Friday, May 06, 2011

Meredith Whitney Reiterated Muni Debt Default Warnings At The Milken Conference

Meredith Whitney made news this week at the Milken Conference in Los Angeles. Once again it was on the subject of municipal debt default. I've followed her remarks on this subject in prior posts here, here, here and here.

I saw a brief clip of her response to a challenge from a CNBC reporter, evidently on a discussion panel.

To her credit, Whitney retorted bluntly, stating that, with as much conviction as any position she has ever taken in her career, she believed that munis remain a default risk.

The program on which I saw this featured a pundit who immediately began blathering about how states are balancing budgets and cutting spending. But Whitney has never contended that state governments are the problem, per se.

In fact, in one of the prior linked posts, I noted that she agreed with Warren Buffett that there won't be any state bankruptcies.

No, Whitney has always focused on municipalities. Beginning with the Harrisburg waste facility bond default, she's contended that its many towns and sub-state-level bonds that will have difficulty continuing payments amidst rising pension liabilities and falling tax collections.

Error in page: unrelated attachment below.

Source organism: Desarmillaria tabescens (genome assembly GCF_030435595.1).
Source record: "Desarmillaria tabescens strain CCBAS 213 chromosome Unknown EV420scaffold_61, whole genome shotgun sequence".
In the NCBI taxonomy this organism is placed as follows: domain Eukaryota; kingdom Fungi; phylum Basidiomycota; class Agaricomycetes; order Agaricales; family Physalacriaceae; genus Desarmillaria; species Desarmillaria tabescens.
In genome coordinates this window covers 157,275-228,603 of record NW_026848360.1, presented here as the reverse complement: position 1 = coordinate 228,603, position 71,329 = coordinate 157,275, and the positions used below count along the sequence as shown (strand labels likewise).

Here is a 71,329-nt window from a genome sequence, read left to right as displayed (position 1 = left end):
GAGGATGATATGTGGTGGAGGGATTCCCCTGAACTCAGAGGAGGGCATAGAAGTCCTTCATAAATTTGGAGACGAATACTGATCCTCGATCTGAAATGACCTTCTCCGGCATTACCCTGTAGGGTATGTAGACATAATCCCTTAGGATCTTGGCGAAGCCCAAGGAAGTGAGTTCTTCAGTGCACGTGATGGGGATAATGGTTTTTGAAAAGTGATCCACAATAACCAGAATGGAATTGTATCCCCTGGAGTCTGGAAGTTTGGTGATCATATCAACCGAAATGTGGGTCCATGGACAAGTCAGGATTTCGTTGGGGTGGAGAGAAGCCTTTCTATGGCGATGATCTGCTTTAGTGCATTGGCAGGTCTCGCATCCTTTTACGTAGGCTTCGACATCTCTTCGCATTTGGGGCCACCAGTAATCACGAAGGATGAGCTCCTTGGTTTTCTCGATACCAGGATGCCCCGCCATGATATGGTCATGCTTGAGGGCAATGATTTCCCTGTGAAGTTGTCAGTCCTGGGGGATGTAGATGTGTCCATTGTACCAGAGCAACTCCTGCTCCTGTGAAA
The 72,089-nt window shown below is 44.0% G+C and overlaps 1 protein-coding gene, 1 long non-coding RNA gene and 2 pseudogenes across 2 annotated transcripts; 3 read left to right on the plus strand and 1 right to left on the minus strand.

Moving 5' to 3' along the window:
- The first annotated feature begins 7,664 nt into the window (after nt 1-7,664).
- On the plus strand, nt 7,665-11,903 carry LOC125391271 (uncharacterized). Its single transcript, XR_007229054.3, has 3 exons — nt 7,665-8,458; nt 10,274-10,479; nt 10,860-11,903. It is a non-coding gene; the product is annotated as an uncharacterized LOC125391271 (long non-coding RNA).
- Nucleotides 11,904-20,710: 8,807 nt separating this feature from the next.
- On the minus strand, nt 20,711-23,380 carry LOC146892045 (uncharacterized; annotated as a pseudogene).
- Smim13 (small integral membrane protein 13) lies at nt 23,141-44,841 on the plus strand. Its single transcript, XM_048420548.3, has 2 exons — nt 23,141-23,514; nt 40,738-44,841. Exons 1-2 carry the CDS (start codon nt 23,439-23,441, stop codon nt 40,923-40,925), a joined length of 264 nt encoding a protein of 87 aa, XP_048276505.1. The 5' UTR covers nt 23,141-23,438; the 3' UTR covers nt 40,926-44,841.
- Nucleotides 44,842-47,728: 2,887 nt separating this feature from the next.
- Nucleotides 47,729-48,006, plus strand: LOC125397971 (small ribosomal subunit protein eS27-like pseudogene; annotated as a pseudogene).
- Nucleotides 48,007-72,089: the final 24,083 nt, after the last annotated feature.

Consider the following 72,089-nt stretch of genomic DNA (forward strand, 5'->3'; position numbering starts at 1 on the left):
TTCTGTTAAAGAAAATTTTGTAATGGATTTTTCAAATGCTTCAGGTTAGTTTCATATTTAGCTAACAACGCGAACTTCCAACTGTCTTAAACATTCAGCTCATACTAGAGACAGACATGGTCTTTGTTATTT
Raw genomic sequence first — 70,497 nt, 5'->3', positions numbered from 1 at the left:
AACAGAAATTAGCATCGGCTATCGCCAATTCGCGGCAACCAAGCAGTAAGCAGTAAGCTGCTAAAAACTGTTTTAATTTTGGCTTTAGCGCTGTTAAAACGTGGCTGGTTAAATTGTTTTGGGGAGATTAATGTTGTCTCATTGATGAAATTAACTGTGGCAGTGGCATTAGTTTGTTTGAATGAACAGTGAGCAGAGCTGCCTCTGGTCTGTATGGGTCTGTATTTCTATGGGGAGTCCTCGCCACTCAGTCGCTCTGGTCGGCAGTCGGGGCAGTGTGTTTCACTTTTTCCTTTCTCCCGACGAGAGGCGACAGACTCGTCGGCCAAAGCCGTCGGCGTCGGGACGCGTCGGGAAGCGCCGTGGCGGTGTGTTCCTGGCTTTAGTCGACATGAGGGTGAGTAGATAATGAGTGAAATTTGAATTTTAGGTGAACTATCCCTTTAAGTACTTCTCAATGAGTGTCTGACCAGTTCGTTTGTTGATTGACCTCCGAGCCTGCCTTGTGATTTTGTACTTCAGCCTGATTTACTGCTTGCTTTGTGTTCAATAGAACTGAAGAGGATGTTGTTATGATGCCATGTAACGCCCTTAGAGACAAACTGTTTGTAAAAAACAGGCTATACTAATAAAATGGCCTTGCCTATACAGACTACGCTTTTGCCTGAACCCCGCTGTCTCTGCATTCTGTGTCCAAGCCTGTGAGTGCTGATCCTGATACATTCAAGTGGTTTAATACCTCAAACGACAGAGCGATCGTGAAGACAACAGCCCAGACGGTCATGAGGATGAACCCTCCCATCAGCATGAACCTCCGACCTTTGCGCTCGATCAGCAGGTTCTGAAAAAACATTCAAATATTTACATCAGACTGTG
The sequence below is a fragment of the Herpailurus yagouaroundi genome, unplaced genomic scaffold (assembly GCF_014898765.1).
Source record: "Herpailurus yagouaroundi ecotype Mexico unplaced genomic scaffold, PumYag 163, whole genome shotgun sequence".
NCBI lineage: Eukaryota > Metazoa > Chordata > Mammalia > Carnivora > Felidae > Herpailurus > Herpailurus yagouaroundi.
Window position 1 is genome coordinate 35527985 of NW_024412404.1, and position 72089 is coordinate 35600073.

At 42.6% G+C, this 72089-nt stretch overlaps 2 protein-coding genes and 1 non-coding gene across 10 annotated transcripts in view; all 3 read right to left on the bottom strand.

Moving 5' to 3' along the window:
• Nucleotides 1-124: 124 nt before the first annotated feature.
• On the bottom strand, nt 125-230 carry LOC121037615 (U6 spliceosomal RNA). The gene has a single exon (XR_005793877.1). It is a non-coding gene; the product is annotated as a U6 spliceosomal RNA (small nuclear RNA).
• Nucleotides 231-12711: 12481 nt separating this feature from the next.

Despite the comments of other pundits that economic growth, though slowly, is resuming, and job growth is positive, neither of these are affecting the continuing overhang of unfunded municipal- and state- pension liabilities.

Whitney has always had her eye on the larger picture of overall municipal balance sheets and income statements. Now, with liabilities remaining problematic and gargantuan, while tax receipts continue to track sluggish economic activity, there would seem to be continuing weakness among municipalities. And, thus, continued risks for that sector's bonds.

Time will tell, but, as Gary Kaminsky said, there's no middle ground on Whitney's call. In a few months, a year, we'll know whether she was right, or wrong.

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